• sahalieangellmartin

She's Goiter Have It


Country legend and recent KFC Colonel Reba McEntire once asked "Why do we want what we know we can't have?"

I'm pretty sure she was referring to love, beauty, or something similarly romantic. Me, well, I just miss my thyroid gland.

Ever since my thyroid was radioactively destroyed when I was 14 (not nearly as cool as it sounds but let's be honest, it does make me sound pretty cool) and Imagine Dragons wrote a song about me, I've been fascinated with the thyroid gland and its various ailments and treatments throughout history. (Raise your hand if you, too, develop a sudden interest in things once they effect you personally.)

Since we didn't get good at seeing through people's skin until very recently, most of the early evidence and notes on the thyroid were focused on the one instance in which you can actually see it from the outside - when it is swollen. The vastly unflattering term for this is goiter.

A brief explanatory note: the thyroid is a small butterfly-shaped gland located in the front of your neck below your larynx and above your trachea. It has a whole bunch of functions, the main one being to thyroid hormone. In order to do this, it requires iodine, which we don't make ourselves and therefor have to get from food. Today we put iodine in salt in order to ensure that people can get their proper dosage, but throughout most of human history we had a lot of people running around without proper diet, nutrition, and iodine intake. As a result of this, it was much more common to see people with swollen thyroids, or goiters.

In a paper I cannot believe exists called "Goiters in the Renaissance", authors F.G. Vescia and L. Basso identify four types of goiters presented in Renaissance art:

1. The pseudo-goiter, where subjects are depicted with what are probably just oversized Adam's apples, maybe because they are manly or whatever.

2. Imaginary goiters, where the artist just decided to add in a goiter for shits and giggles. Michaelangelo at once point decided to draw himself with a goiter because his neck hurt from painting ceilings. What a baby.

3. Allegorical goiters, where the artist uses the depiction of the goiter to tell you something about the character they're painting. Historically, they have not been good things. In my favorite PowerPoint ever, professor Luigi Massimino at the University of Turin in Italy notes that "depictions of the goiterus" (my new band name) are negative in 46% of cases: usually evil people, grotesque people, various torturers or sinners. Meanwhile, 6% are positive, consisting of women with mild goiters who could still be considered attractive, or even wearing "erotic accessories" like chokers to cover or enhance their goiter, or "cretins".

Cretins, or people who suffer from cretinism, is actually a fun little term that medicine adopted to address people with congenital iodine deficiency syndrome. This often occurred when a mother with reduced thyroid function giving birth to a child with a chronic under-functioning thyroid. Since the symptoms of an under-functioning thyroid can present in a lot of ways, including someone seeming slow, stupid, or stunted (believe me, I've been there), the term "cretin" faded from medical use and instead became synonymous with moron or other unflattering terms.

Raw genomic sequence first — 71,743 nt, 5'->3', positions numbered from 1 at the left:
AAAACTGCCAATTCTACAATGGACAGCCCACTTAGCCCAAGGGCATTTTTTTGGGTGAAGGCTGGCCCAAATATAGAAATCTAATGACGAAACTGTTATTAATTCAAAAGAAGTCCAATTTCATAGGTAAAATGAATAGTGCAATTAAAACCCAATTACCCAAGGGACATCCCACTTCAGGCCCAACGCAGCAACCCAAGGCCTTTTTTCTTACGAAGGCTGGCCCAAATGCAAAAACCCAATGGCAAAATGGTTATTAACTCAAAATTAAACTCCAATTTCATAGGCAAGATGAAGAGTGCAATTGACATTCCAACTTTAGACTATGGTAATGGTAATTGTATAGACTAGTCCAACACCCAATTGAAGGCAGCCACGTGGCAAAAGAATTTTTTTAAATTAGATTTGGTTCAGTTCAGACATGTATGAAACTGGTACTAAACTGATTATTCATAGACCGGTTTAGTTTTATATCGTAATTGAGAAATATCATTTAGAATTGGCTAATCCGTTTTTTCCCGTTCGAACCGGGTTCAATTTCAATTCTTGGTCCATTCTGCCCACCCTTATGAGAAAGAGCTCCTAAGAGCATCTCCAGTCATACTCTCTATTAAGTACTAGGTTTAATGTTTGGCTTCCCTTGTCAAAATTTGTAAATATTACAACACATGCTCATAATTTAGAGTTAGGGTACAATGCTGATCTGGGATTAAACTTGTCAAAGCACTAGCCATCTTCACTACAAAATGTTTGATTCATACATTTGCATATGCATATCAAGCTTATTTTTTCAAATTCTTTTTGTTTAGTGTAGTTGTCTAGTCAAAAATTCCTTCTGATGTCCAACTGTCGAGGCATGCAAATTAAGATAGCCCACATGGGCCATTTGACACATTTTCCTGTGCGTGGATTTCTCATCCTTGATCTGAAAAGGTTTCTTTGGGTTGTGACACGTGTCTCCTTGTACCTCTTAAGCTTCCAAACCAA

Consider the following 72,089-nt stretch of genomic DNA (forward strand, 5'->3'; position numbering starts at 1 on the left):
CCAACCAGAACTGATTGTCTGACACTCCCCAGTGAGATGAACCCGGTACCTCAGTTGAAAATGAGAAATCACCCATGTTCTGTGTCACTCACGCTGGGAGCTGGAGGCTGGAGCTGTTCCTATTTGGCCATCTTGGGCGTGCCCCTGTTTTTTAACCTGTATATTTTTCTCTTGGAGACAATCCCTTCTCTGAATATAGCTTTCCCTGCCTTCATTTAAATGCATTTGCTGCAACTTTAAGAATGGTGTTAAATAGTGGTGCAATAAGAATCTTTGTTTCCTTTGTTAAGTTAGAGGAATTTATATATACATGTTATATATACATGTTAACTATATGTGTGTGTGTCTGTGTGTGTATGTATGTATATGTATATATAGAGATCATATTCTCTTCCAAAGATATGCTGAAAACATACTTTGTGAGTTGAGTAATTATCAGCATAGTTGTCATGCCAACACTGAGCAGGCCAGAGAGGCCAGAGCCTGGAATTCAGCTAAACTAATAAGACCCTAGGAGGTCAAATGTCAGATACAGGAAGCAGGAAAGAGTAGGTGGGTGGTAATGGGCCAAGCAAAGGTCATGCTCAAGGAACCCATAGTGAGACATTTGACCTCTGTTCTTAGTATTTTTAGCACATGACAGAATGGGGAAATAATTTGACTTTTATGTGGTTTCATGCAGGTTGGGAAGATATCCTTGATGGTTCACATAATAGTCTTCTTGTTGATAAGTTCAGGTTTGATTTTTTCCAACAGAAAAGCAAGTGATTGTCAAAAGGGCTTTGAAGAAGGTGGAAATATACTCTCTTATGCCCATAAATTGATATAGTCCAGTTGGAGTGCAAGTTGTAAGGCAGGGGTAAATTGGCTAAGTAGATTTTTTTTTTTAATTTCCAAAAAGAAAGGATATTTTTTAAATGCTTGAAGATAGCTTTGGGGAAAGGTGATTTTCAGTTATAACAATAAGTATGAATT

Before you ask why my hero, Doc Luigi, has placed cretins in the positive category, it is important to note that someone considered a cretin was also considered incapable of sin due to their simple-minded and childlike nature. So, to recap: the options for the goiterus (still a pretty good band name) are to be evil or basically incapable of evil. Not sure which one of those I would pick, honestly.

4. Real goiters, which the artist drew because they were actually present on the subjects, due to a vast majority of possible syndromes, from Graves' disease to tumors.

The most metal instance of a goiter can be found in none

other than the Sistine Chapel, on none other than God Himself. While I choose to believe that goiterus is closest to godliness, SOME PEOPLE (namely doctors Ian Suk and Rafael Tamarago, two neurosergeons who published their theory in Neurosurgery, way to be predictable) believe that the "hideous goiter-disfigured neck" of God is actually evidence that Michelangelo stuck the shape of a human brain into the ceiling, which could be considered his way of totally sticking it to the man, with the man being the Church.

So whatever the goiter means to you personally, be it the sign of sinners, saints, or just a giant middle finger in the shape of a brain stem, I can say that I came out of this investigation proud to join the legions of thyroid-effected figures throughout art and real history. And hey, next time you see someone with a sort of bulgy neck, maybe offer them some sea sponge soaked in salt water*, and tell them the swelling will go down eventually.**

*An early goiter cure.

**Do not do this.

#thyroid #history #art #medicine

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